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South Africa: Suspected gas leak leaves 17 dead in Boksburg

A suspected gas leak in South Africa has led to the deaths of 17 people, local officials say.

The victims – including three children – died from gas inhalation at an informal settlement in Boksburg, east of Johannesburg.

Police and forensic investigators have said the scene of the toxic gas leak is still active and have advised people to stay clear of the area.

Wednesday’s leak has been linked to illegal gold mining in the area.

Gases are often used by illegal gold miners – known locally as zama zamas – to extract gold from soil stolen from abandoned mine shafts.

One of the gas cylinders was found leaking in Boksburg’s densely populated Angelo shanty town.

The victims were found within a 100m (328ft) radius of the scene.

“The scene was heart-breaking… the bodies were scattered literally everywhere,” said Panyaza Lesufi, Premier of the Gauteng Province.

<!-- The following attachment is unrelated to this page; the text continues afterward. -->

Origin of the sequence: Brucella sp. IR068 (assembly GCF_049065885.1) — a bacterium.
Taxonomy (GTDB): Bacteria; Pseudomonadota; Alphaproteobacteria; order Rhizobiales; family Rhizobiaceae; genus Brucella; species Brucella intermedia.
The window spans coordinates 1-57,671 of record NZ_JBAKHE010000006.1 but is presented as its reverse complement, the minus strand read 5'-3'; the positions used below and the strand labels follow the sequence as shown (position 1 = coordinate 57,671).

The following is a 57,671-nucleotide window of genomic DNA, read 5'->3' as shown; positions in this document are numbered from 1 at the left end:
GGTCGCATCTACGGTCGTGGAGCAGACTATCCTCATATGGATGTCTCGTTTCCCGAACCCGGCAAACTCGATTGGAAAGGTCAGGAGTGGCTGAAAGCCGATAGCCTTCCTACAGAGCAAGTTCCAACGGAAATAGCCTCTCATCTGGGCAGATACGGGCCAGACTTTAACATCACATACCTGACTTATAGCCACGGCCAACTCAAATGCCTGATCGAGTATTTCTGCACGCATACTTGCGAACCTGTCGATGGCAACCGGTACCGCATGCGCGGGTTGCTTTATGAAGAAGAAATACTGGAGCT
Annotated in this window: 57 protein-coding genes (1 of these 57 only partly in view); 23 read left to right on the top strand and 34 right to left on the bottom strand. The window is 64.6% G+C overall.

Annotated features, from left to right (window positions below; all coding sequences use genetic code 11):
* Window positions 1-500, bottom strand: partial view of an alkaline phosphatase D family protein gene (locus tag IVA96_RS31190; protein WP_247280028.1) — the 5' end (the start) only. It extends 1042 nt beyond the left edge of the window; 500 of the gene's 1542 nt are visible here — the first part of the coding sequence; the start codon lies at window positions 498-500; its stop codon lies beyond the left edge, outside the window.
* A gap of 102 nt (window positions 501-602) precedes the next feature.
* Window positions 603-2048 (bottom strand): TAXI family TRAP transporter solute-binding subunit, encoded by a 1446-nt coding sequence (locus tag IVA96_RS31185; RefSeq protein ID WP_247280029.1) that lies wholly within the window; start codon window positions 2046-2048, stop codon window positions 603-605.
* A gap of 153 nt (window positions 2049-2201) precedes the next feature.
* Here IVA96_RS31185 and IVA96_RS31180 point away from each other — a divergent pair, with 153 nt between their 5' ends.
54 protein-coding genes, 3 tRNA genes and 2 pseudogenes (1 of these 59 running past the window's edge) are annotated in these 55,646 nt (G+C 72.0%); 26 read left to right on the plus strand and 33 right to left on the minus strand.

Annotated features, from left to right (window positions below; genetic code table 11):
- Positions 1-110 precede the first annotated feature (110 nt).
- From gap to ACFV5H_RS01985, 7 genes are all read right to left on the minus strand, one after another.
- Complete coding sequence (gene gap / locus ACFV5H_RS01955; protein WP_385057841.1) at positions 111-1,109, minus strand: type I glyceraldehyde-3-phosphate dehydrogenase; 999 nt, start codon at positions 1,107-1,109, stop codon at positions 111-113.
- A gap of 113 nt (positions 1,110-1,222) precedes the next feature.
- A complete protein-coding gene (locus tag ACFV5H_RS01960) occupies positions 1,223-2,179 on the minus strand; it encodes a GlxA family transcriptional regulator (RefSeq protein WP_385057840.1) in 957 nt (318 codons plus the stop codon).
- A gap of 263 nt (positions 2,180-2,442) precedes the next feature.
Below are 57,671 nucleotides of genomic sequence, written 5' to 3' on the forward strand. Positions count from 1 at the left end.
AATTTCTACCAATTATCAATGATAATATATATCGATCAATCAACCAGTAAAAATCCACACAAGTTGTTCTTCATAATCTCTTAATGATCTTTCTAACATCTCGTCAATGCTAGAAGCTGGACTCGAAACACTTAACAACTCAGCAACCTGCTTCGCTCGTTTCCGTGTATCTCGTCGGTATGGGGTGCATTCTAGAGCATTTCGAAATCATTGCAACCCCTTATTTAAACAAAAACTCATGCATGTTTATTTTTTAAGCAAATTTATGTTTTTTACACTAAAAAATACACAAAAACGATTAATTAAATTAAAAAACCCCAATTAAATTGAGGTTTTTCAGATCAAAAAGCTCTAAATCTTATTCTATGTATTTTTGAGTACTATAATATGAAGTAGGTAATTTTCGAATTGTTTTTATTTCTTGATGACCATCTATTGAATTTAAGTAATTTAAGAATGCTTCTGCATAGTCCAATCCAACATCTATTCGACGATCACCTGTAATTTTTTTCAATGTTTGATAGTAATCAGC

Emergency service officials fear more bodies could be found as search and rescue teams continue their work.

Twelve people are receiving treatment in hospital, with one in a critical condition.

One woman, a Mozambican living in South Africa, told the BBC that her husband had died in the gas leak. She said she had received a call from a neighbour who told her that her husband had collapsed.

Speaking through tears, she added that she was concerned about how she would get her husband’s body home to Mozambique as she was unemployed and he worked part-time jobs as a handyman.

Johannesburg, commonly known as the city of gold, is home to a labyrinth of abandoned mine shafts which stretch for hundreds of kilometres.

Illegal gold miners mostly from neighbouring countries, such as Lesotho, Zimbabwe and Mozambique, have taken over the abandoned shafts.

Angelo residents have told the BBC that illegal mining gangs have been renting dwellings where they refine their loot.

Residents said they noticed a foul smell coming from one of the shacks early on Wednesday night. Those living closer to the rented shack started collapsing.

Mr Lesufi said that local people had asked for help from the army and security forces to move the miners away from the area.

“We need a tactical unit to police this kind of crime. Illegal miners are normally very heavily armed,” he said.

This tragedy comes just six months after a gas tanker explosion on Christmas eve which claimed 41 lives in the same town.

Source: BBC